In the year devastated by the Covid 19 Pandemic, India witnessed apathy against some of its most marginalised people and vilification of dissenters by powerful state and non state actors. As 2020 draws to a close, and hundreds of thousands of Indian farmers continue their protest in the bitter North Indian cold. Read how Indians resisted all attempts to snatch away fundamental and constitutional freedoms.
Migrant Diaries

Migrant Diaries

The 2020 COVID pandemic brought to fore the dismal lives that our migrant workers lead. Read these heartbreaking stories of how they lived before the pandemic, how the lockdown changed their lives and what they’re doing now.

Campaigns

Sunday

03

Jan

Pan-India

Saturday

05

Dec

05 pm onwards

Rise in Rage!

North Gate, JNU campus

Thursday

26

Nov

10 am onwards

Delhi Chalo

Pan India

Videos

Communalism

Hate Speech is rampant while Free speech is criminalised | Teesta Setalvad

Eminent speakers like Justice Anjana Prakash, Saba Naqvi expressed grave concerns over the draconian laws, used to put down the struggles of the labouring masses and the manner in which the law enforcement have been taking down students, academicians, political and human rights activists, artists, Dalits, Muslims and tribal people.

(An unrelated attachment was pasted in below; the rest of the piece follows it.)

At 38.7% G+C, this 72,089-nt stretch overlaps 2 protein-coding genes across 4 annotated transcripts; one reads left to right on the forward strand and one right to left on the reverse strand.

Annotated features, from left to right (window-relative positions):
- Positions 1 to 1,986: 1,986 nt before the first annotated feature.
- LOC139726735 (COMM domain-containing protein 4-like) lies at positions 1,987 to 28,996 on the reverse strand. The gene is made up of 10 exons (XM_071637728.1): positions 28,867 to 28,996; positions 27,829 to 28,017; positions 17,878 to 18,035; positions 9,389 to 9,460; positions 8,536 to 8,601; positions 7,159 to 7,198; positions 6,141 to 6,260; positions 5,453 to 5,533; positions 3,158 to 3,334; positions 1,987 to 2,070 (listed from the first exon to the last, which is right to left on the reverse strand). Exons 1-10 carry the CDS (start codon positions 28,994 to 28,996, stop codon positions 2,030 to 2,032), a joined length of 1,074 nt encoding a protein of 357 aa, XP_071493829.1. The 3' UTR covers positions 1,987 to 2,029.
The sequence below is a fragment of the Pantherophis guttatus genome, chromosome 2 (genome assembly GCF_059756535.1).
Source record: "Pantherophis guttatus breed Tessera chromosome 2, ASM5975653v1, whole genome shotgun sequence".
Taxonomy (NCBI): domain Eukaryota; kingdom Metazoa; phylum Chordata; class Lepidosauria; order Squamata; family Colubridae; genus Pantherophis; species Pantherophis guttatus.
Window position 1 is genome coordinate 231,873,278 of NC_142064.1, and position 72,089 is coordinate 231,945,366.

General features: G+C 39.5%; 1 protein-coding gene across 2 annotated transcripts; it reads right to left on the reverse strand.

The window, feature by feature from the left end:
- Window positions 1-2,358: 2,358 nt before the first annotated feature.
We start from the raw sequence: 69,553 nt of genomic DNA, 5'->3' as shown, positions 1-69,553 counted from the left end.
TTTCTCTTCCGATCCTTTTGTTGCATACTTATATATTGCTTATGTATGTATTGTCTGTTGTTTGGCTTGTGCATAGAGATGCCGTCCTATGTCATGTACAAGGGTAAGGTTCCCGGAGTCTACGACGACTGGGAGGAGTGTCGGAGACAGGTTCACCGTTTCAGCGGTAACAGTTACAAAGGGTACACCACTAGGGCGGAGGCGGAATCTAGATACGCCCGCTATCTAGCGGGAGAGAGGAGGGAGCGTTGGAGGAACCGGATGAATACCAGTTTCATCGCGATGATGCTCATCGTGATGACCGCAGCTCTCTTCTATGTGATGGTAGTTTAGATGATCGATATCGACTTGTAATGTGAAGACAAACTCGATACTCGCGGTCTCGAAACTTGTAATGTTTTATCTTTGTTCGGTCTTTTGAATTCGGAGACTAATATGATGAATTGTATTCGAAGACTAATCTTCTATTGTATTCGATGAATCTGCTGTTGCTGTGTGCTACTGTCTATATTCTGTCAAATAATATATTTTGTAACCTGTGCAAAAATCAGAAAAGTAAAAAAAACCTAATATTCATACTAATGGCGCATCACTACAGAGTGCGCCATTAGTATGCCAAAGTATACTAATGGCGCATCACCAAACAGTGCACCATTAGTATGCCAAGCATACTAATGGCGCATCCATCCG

Communalism

Hate Speech is rampant while Free speech is criminalised | Teesta Setalvad

Eminent speakers like Justice Anjana Prakash, Saba Naqvi expressed grave concerns over the draconian laws, used to put down the struggles of the labouring masses and the manner in which the law enforcement have been taking down students, academicians, political and human rights activists, artists, Dalits, Muslims and tribal people.

IN FACT

Analysis

Stop Hate

Hate and Harmony in 2021

A recap of all that transpired across India in terms of hate speech and even outright hate crimes, as well as the persecution of those who dared to speak up against hate. This disturbing harvest of hate should now push us to do more to forge harmony.
Taliban 2021

Taliban in Afghanistan: A look back

Communalism Combat had taken a deep dive into the lives of people of Afghanistan under the Taliban regime. Here we reproduce some of our archives documenting the plight of hapless Afghanis, especially women, who suffered the most under the hardline regime.
2020

Milestones 2020

In the year devastated by the Covid 19 Pandemic, India witnessed apathy against some of its most marginalised people and vilification of dissenters by powerful state and non state actors. As 2020 draws to a close, and hundreds of thousands of Indian farmers continue their protest in the bitter North Indian cold. Read how Indians resisted all attempts to snatch away fundamental and constitutional freedoms.
Migrant Diaries

Migrant Diaries

The 2020 COVID pandemic brought to fore the dismal lives that our migrant workers lead. Read these heartbreaking stories of how they lived before the pandemic, how the lockdown changed their lives and what they’re doing now.

Archives